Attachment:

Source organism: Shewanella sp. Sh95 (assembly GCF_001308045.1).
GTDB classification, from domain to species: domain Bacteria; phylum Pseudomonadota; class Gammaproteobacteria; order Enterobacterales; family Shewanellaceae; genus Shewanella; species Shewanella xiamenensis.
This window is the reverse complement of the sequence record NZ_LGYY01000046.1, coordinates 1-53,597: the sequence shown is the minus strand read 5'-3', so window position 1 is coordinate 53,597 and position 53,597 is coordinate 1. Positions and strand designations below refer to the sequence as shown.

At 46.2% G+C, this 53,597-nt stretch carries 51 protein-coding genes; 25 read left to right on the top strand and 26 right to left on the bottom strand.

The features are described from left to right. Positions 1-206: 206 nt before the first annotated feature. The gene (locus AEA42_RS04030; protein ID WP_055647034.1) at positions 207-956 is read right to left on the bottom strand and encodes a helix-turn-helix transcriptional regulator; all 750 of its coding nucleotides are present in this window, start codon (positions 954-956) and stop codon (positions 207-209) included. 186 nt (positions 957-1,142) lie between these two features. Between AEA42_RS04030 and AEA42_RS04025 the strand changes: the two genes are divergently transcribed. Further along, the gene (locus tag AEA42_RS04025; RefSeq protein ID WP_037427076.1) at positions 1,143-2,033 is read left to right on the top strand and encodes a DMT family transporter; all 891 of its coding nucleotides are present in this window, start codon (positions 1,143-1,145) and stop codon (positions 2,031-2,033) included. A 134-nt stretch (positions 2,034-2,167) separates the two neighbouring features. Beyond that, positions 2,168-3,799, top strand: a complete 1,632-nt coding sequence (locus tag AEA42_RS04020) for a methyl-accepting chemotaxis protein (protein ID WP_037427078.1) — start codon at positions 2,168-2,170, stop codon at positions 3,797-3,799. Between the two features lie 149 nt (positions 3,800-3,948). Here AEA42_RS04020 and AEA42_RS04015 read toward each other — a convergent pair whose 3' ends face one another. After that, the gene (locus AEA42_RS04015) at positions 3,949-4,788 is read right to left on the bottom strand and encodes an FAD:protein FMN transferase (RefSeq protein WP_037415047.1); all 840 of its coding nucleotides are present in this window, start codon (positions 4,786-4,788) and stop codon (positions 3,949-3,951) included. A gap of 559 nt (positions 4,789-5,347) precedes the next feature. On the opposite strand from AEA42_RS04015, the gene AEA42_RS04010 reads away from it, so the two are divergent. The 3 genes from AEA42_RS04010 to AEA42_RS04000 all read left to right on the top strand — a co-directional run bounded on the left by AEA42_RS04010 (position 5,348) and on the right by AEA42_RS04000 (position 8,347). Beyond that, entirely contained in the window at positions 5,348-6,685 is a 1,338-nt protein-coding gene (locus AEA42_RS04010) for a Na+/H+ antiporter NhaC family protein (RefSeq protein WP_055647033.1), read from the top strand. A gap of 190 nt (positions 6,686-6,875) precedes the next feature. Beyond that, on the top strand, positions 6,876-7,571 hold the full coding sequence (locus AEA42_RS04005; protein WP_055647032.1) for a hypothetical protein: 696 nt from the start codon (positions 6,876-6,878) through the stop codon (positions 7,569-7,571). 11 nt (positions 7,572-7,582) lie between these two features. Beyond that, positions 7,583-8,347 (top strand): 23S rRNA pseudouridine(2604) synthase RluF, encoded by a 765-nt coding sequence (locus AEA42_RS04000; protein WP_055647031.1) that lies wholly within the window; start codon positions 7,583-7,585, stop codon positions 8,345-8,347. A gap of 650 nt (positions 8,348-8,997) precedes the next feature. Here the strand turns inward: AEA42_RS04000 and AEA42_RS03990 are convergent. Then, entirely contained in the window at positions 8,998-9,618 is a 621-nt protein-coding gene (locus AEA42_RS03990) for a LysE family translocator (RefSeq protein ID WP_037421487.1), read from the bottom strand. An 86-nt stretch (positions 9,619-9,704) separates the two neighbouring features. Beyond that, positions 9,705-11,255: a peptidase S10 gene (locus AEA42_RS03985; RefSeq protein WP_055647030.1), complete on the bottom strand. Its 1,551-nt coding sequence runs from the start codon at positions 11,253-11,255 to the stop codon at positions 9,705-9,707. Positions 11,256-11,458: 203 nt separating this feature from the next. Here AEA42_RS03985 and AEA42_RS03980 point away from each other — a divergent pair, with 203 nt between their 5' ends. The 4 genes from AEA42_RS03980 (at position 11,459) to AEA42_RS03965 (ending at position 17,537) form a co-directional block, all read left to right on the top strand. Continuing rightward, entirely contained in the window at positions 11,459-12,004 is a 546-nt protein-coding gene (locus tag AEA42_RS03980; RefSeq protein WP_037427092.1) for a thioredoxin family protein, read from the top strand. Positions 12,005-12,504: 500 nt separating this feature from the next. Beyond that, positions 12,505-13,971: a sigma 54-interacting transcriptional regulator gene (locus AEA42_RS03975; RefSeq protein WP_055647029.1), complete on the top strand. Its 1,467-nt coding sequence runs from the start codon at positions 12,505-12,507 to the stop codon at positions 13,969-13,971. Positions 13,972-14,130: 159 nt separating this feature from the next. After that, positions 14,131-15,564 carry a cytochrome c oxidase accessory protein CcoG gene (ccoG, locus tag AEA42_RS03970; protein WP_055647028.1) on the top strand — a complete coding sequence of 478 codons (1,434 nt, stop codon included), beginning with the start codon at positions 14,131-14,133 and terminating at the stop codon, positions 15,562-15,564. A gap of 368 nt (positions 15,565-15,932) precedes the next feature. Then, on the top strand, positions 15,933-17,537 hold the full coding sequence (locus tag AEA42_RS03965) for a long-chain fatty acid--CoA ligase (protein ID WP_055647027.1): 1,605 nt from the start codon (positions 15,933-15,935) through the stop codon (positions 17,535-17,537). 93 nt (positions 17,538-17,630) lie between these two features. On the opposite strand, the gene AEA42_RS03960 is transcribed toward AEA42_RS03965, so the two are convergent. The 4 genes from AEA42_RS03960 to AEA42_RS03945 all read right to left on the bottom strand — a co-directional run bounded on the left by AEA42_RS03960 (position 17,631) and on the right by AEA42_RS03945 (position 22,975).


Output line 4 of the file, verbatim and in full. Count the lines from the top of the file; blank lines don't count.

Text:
At 46.2% G+C, this 53,597-nt stretch carries 51 protein-coding genes; 25 read left to right on the top strand and 26 right to left on the bottom strand.